My Message

Many of you are probably aware that I was recently named Illinois Teacher of the Year. As a result of that honor, I am a nominee for National Teacher of the Year. Part of the process was a packet of paperwork that I recently submitted to "nationals" last week. Among the many questions and topics was one that asked what my message would be about our profession to fellow teachers and the general public. Below is an excerpt from my answer...

My message would be a simple one; it is all about the kids. Regardless if you are a teacher, parent, administrator, school board member or politician, every single decision you make must come down the kids in the seats. We as educators and those that have any hand in education must be held accountable to the students first and foremost. If we cannot walk up to a child and explain to them why we made the decision we did, then we shouldn’t be doing it.

Students are what this entire profession is about and we often lose our focus in the midst of budgets, meetings, trainings, politics, and indecision. Bottom line we need to be in tune to what the needs of the students are and use all of our individual and collective resources to meet those needs. This has to go beyond words but must be reinforced with actions.

I would ask parents to use all their available resources to help their child be successful at home and trust teachers to do what is best for them. In addition, I would ask parents to respectfully advocate for their child and be as involved as possible in their child’s education.

I would ask teachers to remain focused on the kids in the classroom and do whatever they can to meet the needs of each of them individually. I would also ask them to never be content and always find ways to hone their craft to be better for their students.

I would ask administrators both at the building and district levels to stay in touch and grounded in the work being done in the classroom. They need to be present in classrooms to put student’s faces and names behind the decisions they will be called upon to make.

I would ask politicians and corporate reformers to defer to the experts in education before making decisions. If decisions are being made about education, then I would ask educators to be at the table as well as those being educated.

Lastly, I would say that we are stronger and better together and need to stop competing, hiding and being afraid of the collaboration that will benefit us all and in turn benefit students.

7 comments:

Suzie Nestico said...

Josh,

Congratulations! I actually had no idea you won such a prestigious award. Amazing and most surely deserved on your part as you inspire many. Kudos to you!

Agree emphatically! Wouldn't the world of education be so much more simple if everyone just stayed focused on what truly matters... the students? Right now, they are about the only thing keeping me going. And the quick glimpses of my PLN, of course, when I'm able to come up for air.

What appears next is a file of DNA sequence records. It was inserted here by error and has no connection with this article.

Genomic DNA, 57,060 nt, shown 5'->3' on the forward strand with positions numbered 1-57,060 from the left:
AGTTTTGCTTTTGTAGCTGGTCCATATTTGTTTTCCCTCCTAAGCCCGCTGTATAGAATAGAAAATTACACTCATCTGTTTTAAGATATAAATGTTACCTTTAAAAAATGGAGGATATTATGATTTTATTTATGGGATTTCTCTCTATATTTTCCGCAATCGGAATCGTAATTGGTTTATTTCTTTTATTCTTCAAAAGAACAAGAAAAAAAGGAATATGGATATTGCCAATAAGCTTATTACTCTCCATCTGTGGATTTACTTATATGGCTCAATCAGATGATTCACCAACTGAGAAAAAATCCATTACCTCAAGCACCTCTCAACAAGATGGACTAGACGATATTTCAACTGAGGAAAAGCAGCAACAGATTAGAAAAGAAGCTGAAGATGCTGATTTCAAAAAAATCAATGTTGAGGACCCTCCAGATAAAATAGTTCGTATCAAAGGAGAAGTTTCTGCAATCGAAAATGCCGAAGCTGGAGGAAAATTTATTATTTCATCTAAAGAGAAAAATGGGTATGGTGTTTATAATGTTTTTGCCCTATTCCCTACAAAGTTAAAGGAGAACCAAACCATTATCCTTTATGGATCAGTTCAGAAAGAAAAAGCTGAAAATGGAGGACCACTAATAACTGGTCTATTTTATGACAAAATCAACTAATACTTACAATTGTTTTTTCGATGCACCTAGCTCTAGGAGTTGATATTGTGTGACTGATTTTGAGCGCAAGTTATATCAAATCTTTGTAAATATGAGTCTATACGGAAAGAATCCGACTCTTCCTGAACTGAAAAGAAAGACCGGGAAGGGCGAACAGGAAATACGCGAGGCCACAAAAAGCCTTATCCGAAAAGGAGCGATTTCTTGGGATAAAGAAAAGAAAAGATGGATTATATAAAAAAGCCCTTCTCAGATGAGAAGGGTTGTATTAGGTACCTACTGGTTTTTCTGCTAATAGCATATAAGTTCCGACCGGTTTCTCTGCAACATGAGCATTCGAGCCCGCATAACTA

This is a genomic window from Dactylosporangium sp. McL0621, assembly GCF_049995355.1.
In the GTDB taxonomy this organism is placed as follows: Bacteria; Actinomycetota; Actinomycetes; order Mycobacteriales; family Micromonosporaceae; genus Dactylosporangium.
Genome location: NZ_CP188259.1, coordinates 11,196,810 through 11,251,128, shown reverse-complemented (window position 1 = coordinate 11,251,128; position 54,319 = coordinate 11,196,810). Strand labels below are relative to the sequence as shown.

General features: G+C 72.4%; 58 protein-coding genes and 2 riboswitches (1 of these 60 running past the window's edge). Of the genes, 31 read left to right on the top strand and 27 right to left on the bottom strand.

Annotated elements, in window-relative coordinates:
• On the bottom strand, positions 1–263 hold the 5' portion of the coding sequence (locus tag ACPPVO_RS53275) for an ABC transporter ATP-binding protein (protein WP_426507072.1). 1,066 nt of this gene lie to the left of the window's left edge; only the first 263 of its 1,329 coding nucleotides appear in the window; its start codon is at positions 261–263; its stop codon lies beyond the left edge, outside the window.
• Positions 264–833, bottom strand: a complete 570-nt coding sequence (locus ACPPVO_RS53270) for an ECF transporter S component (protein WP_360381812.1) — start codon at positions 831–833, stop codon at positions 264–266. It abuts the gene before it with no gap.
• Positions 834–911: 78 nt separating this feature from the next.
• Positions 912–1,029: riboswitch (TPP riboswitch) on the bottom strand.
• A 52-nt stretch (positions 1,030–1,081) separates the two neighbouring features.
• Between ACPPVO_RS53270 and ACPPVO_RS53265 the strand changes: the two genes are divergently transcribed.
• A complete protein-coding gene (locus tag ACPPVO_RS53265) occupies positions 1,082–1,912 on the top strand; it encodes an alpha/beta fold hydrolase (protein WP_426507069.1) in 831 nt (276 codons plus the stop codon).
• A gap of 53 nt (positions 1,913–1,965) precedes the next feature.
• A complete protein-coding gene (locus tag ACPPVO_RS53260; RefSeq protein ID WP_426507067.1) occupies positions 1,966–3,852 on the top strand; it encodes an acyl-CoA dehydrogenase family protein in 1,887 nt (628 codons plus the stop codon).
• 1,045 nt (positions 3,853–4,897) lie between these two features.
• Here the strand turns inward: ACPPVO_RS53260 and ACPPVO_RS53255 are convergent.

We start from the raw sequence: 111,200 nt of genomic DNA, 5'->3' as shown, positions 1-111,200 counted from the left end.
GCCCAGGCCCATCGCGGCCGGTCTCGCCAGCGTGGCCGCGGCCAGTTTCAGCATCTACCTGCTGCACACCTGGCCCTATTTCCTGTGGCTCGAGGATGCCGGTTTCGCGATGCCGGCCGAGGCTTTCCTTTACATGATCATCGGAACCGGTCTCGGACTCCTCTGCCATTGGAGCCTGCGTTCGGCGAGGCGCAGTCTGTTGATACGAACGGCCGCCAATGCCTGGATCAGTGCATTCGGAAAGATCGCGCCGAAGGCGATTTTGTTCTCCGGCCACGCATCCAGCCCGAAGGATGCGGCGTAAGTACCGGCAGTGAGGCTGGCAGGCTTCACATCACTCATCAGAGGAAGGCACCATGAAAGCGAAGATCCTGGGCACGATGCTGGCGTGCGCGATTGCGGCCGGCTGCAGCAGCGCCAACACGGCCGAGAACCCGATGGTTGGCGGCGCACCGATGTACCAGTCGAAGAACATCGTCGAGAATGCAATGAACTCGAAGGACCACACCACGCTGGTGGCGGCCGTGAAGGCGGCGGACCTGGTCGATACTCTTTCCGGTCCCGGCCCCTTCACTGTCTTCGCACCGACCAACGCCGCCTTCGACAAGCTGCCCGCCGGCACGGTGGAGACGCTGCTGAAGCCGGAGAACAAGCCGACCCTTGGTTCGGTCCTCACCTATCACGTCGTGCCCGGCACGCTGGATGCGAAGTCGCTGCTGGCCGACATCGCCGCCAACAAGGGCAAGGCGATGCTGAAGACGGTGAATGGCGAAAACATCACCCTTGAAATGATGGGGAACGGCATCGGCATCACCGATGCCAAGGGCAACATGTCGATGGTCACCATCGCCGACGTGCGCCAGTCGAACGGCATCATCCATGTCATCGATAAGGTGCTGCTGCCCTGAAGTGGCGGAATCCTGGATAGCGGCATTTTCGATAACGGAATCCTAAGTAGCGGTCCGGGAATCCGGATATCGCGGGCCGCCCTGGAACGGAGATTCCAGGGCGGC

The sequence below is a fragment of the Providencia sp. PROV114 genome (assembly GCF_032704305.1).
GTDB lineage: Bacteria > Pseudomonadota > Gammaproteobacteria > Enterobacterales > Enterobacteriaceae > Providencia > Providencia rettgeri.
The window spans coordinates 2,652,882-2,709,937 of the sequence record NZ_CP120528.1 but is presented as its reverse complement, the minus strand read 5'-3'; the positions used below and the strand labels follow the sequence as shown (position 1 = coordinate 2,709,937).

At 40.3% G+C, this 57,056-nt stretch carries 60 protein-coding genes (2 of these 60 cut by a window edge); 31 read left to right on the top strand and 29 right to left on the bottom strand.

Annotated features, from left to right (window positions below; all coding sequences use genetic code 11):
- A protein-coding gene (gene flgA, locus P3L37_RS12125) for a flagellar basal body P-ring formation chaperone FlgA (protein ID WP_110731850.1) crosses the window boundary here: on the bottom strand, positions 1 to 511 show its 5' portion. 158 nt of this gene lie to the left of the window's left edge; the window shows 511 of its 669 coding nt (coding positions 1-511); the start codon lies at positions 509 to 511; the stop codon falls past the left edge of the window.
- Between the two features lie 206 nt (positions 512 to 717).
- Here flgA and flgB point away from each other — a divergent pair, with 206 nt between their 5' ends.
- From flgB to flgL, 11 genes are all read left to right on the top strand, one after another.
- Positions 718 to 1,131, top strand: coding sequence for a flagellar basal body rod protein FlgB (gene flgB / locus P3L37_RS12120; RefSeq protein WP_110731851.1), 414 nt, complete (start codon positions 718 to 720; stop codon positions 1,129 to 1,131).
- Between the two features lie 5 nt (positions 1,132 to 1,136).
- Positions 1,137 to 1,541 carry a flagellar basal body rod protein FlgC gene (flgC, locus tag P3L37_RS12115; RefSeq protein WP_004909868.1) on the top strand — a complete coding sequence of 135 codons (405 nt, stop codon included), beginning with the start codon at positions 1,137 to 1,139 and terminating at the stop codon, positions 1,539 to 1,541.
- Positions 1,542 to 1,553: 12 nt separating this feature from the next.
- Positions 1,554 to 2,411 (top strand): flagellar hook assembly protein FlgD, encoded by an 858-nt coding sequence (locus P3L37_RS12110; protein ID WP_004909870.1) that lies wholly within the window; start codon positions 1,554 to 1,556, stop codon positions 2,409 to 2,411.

Congrats to you!
Suzie

Debbie D said...

Congrats Josh!!

Rutter Blog said...

Well said, Josh.
The students are the most important thing. Unfortunately, this tends to get lost amid the data, politics, etc. Keep on reminding people of that fact.You are a great representative of the teachers in this state.

Love your blog, keep up the great work. I will stay tuned for sure.

Kevin Rutter
Schurz HS

Rutter Blog said...

Well said, Josh.
The students are the most important thing. Unfortunately, this tends to get lost amid the data, politics, etc. Keep on reminding people of that fact.You are a great representative of the teachers in this state.

Love your blog, keep up the great work. I will stay tuned for sure.

Kevin Rutter
Schurz HS

PeterBrady said...

I couldn't agree more, the kids are what it is all about.

As a pre-service teacher, I do have some concerns about being able to keep this at the forefront of my thoughts and actions as the pressures of politics, policies, and parents start piling up.

Any advice for a beginner on how to stay focused on what really matters - the students - while potentially facing a barrage of conflicting influences? Especially during my first few years?

I'd love to hear any tips if you've got them. Thanks for providing such a great blog, I love reading it.

Josh Stumpenhorst said...

PeterBrady,

You will more than likely be barraged with multiple influences, especially early in your career. My advice would be to act like a good poker player. Early on in the game, read the players. See who is there for the right reasons and who has what intentions. Once you have the "players" figured out, you can make your moves. However, at the end of the day, you have your class and can always do what is right for the kids.

Mr.Music said...

It's nice to win an award but I respectfully disagree with you. It is NOT all about the students. That statement is for fools in my opinion. Every teacher that I have observed that says those words works way too long to be healthy and is self depricating. IMHO the healthiest teachers are ones that balance their own health with the needs of the students. A wise person once said to me "You can't care for others unless you first have cared for yourself." The same in first aid..."You can't save someone unless first you make yourself safe." So what TRULY matters is an an entire system of support from teachers, students, parents, community and government....like Hilary Clinton's "It takes a village." When that village is out of balance, everyone should be concerned One teacher who is "putting students ahead of themselves" ignores the ship sinking around them.